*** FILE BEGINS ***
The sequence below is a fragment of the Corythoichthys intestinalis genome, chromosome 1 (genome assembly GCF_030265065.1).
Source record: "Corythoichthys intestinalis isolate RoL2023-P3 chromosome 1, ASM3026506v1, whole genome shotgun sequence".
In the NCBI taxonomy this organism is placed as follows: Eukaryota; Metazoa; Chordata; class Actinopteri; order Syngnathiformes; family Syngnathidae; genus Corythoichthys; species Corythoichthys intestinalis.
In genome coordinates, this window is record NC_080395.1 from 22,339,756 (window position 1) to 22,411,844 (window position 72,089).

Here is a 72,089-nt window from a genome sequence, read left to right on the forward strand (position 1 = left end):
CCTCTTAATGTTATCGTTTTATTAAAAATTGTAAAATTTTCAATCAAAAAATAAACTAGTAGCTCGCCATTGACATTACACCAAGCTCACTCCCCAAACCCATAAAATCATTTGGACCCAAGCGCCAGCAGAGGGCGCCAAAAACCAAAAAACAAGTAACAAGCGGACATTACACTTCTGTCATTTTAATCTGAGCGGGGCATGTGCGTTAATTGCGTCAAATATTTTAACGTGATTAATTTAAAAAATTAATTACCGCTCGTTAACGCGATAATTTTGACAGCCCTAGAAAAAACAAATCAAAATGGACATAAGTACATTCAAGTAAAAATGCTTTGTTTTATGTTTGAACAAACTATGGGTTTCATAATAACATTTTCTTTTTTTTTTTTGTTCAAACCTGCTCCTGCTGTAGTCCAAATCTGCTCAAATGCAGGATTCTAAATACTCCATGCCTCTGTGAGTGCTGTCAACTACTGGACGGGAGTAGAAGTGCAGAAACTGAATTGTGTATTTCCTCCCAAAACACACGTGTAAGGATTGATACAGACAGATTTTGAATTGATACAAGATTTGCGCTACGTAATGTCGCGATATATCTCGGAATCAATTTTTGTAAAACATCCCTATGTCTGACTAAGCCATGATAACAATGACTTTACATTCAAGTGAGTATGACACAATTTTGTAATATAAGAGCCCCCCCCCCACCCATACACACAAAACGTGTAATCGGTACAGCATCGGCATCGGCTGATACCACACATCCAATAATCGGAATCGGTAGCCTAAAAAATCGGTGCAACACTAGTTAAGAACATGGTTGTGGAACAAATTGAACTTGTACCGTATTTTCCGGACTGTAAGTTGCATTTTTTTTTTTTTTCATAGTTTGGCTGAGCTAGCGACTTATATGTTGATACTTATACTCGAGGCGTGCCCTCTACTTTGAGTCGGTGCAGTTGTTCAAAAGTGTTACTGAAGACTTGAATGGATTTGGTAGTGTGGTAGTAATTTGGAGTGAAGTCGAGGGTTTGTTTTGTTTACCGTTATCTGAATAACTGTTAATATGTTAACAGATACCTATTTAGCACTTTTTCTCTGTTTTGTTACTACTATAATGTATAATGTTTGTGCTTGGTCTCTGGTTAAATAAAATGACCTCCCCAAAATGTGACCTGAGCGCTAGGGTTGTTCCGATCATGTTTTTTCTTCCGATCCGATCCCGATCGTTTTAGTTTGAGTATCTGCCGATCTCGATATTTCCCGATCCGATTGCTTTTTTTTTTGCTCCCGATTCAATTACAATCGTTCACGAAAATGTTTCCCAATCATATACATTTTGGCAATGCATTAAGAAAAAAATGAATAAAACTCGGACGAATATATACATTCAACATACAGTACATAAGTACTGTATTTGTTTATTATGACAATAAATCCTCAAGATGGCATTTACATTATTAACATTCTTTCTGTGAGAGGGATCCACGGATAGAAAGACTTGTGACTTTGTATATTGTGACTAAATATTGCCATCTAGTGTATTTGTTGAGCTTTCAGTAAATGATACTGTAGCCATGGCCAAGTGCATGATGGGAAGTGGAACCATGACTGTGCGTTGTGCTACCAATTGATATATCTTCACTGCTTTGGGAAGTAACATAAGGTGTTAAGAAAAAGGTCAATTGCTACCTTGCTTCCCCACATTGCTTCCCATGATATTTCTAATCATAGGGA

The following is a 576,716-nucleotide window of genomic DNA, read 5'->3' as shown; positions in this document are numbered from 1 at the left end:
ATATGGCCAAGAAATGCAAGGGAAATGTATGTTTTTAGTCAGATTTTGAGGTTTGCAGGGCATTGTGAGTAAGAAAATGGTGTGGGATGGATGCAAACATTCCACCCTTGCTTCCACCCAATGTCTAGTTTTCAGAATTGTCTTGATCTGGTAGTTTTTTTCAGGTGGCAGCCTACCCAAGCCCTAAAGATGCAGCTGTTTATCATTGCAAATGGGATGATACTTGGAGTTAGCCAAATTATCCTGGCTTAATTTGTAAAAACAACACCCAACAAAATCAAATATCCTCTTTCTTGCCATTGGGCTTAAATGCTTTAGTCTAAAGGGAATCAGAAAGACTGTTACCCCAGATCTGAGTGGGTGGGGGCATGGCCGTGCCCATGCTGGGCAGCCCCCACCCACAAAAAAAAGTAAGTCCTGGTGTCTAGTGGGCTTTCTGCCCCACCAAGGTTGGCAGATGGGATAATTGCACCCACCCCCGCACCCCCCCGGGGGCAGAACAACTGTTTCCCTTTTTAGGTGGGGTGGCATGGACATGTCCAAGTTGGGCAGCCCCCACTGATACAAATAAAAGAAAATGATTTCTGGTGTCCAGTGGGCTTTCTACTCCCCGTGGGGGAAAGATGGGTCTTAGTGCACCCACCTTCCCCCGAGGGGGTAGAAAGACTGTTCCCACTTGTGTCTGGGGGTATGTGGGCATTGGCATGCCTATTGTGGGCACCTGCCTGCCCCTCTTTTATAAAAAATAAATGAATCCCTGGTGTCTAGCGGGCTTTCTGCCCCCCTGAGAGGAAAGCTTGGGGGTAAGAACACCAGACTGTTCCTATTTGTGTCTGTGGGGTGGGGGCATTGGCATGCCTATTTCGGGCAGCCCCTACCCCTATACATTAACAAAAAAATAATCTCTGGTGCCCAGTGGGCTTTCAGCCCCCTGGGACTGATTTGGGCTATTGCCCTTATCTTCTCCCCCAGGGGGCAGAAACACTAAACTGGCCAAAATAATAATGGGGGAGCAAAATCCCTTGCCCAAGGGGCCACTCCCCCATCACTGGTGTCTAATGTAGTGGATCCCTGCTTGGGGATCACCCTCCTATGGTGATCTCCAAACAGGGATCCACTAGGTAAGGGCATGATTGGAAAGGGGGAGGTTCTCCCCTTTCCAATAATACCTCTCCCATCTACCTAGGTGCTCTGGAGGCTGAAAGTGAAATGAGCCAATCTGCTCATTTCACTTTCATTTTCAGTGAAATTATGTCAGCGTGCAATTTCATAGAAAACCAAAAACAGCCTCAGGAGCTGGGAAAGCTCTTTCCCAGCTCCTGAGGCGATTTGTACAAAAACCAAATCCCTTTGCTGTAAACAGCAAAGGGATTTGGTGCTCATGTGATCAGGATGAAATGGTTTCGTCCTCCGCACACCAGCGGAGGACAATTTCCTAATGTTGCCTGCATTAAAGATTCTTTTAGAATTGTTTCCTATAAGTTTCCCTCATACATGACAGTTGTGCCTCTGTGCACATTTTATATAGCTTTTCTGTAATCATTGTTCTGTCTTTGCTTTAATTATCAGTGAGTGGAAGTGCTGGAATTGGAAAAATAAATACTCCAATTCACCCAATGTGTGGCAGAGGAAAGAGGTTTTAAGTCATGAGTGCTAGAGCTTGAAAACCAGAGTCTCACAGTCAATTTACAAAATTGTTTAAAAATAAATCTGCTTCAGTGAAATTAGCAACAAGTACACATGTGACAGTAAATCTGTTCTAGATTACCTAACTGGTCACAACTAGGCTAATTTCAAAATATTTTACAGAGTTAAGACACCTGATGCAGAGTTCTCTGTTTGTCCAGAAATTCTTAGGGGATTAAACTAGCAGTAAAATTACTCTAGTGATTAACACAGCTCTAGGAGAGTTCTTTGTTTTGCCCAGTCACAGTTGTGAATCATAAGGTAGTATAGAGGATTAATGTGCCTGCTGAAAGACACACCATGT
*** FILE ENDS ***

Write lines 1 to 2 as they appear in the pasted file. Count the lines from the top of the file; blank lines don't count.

The sequence below is a fragment of the Corythoichthys intestinalis genome, chromosome 1 (genome assembly GCF_030265065.1).
Source record: "Corythoichthys intestinalis isolate RoL2023-P3 chromosome 1, ASM3026506v1, whole genome shotgun sequence".